I do not think it is so much the appearance of extra money as it is the appearance that nothing is being spent.

Does not compute. One shouldn't be spending money for the sake of spending money. If this is her (or your) mentality and it can't be fixed, then you need to create the appearance of spending money by transferring it out to another account at regular intervals.

As I said, "'I'm more of a "hide the money" sort of fellow and impose scarcity on the family by maximizing contributions to retirement accounts, 529 accounts and recently, buying savings bonds with extra cash. " I don't spend for the sake of spending. I spend because I want to buy something to eat, for example. But, I could spend less by bringing lunch work for example. She might want to spend to get a pedicure. Not for he sake of spending. Not really sure what you are talking about.

From what your wife said and what you said I gather that she spends because it looks like there's money to be spent. And you're already countering it by imposing scarcity. If you want to further limit spending in certain categories, couldn't you just create more scarcity?

Either way I think you'd first need a budget that your wife would agree with.

One option - set up a separate bank account for DW and fund it with a fixed amount every month. Give her the ATM card and she can use it up to the balance of the account.

Avoids the hassle of gift cards, reloadables, etc. Just set it up and go. You forego the rewards for her spending, but as others have mentioned, will probably end up saving more in the end.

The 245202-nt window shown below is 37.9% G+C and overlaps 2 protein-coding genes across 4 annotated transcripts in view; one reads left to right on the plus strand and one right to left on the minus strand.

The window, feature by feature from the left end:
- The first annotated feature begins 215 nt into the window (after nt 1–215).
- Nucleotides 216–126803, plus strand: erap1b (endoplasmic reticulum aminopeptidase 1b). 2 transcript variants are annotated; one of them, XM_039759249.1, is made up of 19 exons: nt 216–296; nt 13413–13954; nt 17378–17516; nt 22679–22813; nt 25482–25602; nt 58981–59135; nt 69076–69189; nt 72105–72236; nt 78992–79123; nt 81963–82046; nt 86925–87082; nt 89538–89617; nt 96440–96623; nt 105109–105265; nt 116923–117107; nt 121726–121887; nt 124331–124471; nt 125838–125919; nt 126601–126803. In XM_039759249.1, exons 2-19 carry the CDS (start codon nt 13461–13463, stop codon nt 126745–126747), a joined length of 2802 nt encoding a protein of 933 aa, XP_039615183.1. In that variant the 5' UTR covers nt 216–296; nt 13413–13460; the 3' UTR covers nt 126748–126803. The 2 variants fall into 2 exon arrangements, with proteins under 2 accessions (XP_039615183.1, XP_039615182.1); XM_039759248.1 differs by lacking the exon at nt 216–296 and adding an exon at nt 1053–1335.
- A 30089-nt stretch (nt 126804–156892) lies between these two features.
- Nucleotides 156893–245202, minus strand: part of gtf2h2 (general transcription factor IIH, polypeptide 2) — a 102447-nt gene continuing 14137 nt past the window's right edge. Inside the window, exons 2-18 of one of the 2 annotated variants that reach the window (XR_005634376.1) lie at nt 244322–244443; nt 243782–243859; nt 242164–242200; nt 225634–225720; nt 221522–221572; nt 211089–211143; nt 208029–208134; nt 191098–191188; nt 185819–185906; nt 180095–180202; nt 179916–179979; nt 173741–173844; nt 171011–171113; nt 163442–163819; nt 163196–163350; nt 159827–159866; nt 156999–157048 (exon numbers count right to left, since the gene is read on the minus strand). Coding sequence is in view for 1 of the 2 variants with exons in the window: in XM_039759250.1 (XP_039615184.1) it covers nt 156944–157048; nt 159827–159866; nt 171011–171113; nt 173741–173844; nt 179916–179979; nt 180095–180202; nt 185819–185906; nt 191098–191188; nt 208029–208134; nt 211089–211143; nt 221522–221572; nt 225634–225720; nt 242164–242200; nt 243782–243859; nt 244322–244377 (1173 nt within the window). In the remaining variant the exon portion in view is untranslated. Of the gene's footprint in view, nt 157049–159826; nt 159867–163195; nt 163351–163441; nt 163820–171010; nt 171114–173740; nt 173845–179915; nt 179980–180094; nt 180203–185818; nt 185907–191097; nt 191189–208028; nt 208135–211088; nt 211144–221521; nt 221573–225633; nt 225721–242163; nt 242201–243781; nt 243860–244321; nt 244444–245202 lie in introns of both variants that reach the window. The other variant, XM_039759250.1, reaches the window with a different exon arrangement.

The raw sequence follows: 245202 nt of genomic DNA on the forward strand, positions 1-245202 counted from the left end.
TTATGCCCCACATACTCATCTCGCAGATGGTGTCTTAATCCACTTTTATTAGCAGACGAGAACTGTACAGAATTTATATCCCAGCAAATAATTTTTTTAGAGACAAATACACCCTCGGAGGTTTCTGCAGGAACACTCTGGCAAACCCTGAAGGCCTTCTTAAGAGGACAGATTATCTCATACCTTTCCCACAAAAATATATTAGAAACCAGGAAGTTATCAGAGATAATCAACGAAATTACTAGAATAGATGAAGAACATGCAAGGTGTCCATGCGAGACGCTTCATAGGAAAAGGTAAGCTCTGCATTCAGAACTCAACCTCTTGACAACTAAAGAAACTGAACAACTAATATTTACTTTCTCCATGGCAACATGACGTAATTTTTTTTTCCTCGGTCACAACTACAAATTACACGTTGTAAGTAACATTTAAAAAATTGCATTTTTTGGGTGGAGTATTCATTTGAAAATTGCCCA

Just put me in control of your brokerage account(s) and spending problems no more!

TravelerMSY said:   Just do the envelopes. What you save in monthly spending is going to dwarf getting a couple percent back in rewards
I would do the envelopes, but maybe use $100 or $500 Visa or MCs - at least you'd have some method to track. 
No one has mentioned yet the lessons you can teach, generally speaking, with this approach. If you put $100 per month away in the 'Car Repair/Expenses' envelope, but notice that 'hey, there's a surplus here' and borrow from it for a more frivolous want (hair coloring, golf clubs, etc), there's the potential for it to come back and haunt  one's self. "The mechanic said it needs a new transmission, but strangely, there's only $12.17 in the car expenses envelope. I guess I/you will have to car pool for the next two months to save up for this mis-step".

I fully realize that at your (OP's) income level, that may be a rude shock to other family members to have to 'go without' because of poor choices (in my example), but it's not too late for the kids to learn.

Recently, a co-worker said she spent $500 at Under Armor for her 3 kids.  When I told this to my son, he looked shocked, and quickly went through a list of all the more permanent things he could have had (hunting rifle, go-kart, etc) instead of certain logo'd set of clothing that he'd quickly outgrow.  Needless to say, I'm proud  of how he thinks.